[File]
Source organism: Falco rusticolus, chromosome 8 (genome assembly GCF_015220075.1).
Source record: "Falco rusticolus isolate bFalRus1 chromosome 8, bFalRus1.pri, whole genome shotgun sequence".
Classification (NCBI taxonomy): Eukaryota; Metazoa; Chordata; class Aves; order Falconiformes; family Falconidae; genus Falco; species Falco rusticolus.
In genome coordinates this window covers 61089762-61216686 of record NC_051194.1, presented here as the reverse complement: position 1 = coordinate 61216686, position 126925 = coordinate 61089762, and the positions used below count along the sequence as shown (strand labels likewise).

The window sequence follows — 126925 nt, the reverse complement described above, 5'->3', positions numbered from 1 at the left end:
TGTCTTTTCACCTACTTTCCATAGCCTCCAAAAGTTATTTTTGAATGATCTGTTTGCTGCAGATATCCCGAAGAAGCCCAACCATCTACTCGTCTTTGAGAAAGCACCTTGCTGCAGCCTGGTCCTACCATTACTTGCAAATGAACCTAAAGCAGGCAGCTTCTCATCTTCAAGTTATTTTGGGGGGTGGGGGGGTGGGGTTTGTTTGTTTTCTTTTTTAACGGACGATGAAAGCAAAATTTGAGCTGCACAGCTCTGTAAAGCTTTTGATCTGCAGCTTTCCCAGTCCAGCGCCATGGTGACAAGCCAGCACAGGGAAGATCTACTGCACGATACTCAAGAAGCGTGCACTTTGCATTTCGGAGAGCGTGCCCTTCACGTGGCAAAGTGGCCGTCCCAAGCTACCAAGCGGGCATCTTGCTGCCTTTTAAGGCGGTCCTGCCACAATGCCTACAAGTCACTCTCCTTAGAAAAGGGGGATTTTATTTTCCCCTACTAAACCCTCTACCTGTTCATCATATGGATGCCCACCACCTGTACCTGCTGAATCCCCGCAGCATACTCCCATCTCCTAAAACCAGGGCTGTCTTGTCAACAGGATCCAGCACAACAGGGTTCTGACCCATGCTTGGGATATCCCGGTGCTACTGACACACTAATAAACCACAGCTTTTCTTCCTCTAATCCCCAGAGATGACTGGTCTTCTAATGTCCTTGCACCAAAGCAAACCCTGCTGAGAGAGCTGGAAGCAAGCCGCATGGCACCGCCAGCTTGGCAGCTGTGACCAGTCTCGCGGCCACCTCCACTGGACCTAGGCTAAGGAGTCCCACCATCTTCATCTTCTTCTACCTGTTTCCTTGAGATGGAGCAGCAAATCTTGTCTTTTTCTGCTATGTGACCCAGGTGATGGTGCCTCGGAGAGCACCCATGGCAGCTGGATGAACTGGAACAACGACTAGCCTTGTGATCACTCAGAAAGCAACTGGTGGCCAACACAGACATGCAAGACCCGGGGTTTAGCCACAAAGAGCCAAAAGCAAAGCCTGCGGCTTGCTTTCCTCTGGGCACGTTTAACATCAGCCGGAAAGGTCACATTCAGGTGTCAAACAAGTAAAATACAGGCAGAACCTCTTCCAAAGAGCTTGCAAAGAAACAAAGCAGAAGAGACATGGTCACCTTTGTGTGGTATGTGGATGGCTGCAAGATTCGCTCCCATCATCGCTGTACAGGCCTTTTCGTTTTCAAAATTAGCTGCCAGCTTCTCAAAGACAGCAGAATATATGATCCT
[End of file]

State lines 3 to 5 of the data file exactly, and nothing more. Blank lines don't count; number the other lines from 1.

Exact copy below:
Classification (NCBI taxonomy): Eukaryota; Metazoa; Chordata; class Aves; order Falconiformes; family Falconidae; genus Falco; species Falco rusticolus.
In genome coordinates this window covers 61089762-61216686 of record NC_051194.1, presented here as the reverse complement: position 1 = coordinate 61216686, position 126925 = coordinate 61089762, and the positions used below count along the sequence as shown (strand labels likewise).

The window sequence follows — 126925 nt, the reverse complement described above, 5'->3', positions numbered from 1 at the left end: